Monkey is a mage and former troublemaker who now serves a wizard known as the Old Boy, who controls him via a circlet that he was able to place around Monkey's head that causes him great pain when he disobeys. However he still retains much of his original mischievous nature. Monkey's weapon is an iron rod with a loop on each end that he can manipulate in size to be as long as he wants, or shrink to the size of a needle normally kept tucked behind an ear. He has the power of transformation and can fly via magic, although he tends to somersault in the air. Monkey can create as many clones of himself as there are hairs on his tail to do his bidding, while a single hair can also be transformed into an unbreakable chain on command. Monkey is a minor character in the first two books, but plays a larger role in the last two, in which he is also the narrator.[7] He is based on the Monkey King.[8][9]

Shimmer is a dragon princess of the Inland Sea who has been in exile since she fled with the dream pearl after her mother had promised it to her and her brother Pomfret tried to claim it. The dream pearl is a treasure which is capable of creating illusions and changing the forms of its targets, which Shimmer normally keeps under a fold of flesh on her forehead. Shimmer's ability to use it is her greatest skill, although she is also a talented flyer and fighter. She wandered in human form for centuries before encountering Thorn and attempting to restore her homeland after its waters were sealed into a pebble by Civet. She is the narrator of the first two books.[7]

Thorn is a young, orphaned teenage boy of thirteen who was a kitchen servant at an inn in the small village of Amity. He was left there years ago as a baby by Monkey's wizard master the Old Boy with the innkeeper. Although friendless and mistreated, Thorn has a generous and courageous nature. He was rescued from being killed by one of Civet's servants by Shimmer and joined her on her quest to restore the Lost Sea. Although completely outmatched by many of the opponents that they face, he never ceases to amaze Shimmer with his bravery, and becomes a steadfast, loyal, and resourceful ally.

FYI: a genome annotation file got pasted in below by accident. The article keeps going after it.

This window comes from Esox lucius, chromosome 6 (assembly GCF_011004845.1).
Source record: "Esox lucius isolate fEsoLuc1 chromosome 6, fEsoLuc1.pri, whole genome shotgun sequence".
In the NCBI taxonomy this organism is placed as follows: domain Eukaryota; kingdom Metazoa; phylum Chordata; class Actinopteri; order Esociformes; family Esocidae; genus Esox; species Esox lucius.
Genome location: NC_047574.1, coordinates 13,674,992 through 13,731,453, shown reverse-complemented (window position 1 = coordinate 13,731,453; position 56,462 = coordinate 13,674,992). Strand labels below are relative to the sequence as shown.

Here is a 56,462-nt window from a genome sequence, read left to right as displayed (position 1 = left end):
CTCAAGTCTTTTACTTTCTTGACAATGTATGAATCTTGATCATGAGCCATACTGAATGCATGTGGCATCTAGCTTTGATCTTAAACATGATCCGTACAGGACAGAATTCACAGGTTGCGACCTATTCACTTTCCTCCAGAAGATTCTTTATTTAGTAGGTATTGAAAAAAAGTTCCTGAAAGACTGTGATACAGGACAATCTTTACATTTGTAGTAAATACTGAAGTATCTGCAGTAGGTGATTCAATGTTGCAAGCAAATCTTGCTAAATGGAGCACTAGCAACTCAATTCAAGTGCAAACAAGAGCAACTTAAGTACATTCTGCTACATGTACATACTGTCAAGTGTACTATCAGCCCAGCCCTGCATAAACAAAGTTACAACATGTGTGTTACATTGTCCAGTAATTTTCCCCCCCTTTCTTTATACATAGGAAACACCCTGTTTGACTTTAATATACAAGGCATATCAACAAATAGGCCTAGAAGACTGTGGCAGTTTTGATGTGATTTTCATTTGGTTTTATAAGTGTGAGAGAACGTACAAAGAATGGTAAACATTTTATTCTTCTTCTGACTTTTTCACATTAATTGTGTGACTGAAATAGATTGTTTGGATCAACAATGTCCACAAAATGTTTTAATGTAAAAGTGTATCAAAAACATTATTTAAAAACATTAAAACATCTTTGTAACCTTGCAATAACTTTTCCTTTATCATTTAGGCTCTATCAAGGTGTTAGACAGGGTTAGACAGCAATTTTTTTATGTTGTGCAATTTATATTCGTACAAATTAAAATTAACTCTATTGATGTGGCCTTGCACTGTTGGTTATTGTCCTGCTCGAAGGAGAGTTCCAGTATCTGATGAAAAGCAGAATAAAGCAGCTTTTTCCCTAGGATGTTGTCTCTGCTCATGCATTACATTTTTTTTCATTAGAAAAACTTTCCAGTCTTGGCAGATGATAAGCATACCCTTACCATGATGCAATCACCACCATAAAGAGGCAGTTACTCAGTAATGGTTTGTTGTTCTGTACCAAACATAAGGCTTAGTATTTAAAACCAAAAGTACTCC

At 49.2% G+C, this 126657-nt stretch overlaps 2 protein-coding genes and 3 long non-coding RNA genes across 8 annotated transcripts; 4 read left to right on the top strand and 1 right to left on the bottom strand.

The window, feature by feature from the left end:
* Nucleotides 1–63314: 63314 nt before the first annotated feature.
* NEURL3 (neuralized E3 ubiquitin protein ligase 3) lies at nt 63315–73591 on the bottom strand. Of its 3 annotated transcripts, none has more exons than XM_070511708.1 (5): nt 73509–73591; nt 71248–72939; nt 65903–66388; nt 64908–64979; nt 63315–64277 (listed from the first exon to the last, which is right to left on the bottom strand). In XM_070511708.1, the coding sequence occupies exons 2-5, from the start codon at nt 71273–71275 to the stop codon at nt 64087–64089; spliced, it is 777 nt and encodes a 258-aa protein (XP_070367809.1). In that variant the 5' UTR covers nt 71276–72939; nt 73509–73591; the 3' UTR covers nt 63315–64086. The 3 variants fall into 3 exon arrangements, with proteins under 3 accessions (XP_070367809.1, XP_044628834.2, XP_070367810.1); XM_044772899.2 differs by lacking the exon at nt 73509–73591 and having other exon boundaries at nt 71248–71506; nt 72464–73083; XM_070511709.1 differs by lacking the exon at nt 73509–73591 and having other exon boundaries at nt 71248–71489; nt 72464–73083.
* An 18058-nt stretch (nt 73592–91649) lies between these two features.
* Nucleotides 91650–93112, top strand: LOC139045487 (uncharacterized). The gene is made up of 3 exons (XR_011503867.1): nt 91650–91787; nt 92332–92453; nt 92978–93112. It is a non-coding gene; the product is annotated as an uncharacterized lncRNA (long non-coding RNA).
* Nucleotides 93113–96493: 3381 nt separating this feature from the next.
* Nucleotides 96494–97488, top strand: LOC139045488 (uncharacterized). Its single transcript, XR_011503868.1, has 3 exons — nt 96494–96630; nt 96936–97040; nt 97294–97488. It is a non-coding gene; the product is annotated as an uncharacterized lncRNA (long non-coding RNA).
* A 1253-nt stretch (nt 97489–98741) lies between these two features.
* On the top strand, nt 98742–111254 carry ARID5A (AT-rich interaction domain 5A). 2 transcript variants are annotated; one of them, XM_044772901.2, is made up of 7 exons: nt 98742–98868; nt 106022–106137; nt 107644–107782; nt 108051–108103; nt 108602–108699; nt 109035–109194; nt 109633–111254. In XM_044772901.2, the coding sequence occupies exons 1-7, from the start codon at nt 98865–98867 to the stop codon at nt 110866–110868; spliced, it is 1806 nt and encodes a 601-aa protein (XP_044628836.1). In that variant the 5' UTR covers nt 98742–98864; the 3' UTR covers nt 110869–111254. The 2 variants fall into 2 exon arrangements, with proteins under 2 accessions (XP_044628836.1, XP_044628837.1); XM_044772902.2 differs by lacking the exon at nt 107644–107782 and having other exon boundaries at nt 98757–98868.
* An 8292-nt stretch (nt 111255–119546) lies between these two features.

Supporting characters[edit]

The Butcher
The Butcher was a general under the former king who usurped the throne twelve years ago after the king was killed fighting nomadic invaders and the queen and baby crown prince disappeared. His nickname comes from having been previously apprenticed to a meat seller, but he has lived up to it "by the ruthless slaughter of friends and foes alike".[10] Feared by even his own guards, he personally tortures captives when the mood suits him. The Butcher undertook long and careful preparations for his war with the dragons, such as constructing a fleet of warships using trees from the Green Darkness' and conscripting the members of the Kingfisher clan to serve as a labor force. He also carried out an excavation and investigation of the Nameless One's tomb on Egg Mountain in search of "living fire", an ancient flammable substance which can burn in water and cannot be extinguished until it burns itself out to be used as a secret weapon.

Civet is a witch who sealed the waters of the Inland Sea into a blue pebble centuries ago, causing it to now be known as the Lost Sea. Originally from the city of River Glen, she is more than a thousand years old, but physically appears as "a small, dainty girl of about sixteen",[11] having been preserved as she was when she drowned by her husband, the King Within the River, from whom it took her a thousand years to learn magic from before she could escape. She is the primary antagonist of Dragon of the Lost Sea, but joins forces with Shimmer in Dragon Steel. She is named after the civet[12] and is based on the Old Mother of the Waters myth.[2]

The Nameless One/The Boneless King
The Nameless One was a once-powerful king and wizard who battled the Five Masters so long ago that his name is now largely forgotten. He destroyed vast swathes of land that never recovered. Defeated, he could not be killed, so he was disembodied and turned into a living patch of human skin. Left on a small, remote island in an underground river flowing near Egg Mountain with a magical barrier erected to prevent his escape, his sole companion was a large, white dog named Snowgoose. After the protagonists and Civet land on his island, they unwittingly help him escape. He adopts the name of the Boneless King and is able to possess the body of the Butcher during the latter's investigation of his tomb on Egg Mountain. The Boneless King is based on a character "who was born from an egg dropped by a snow-white dog".[13]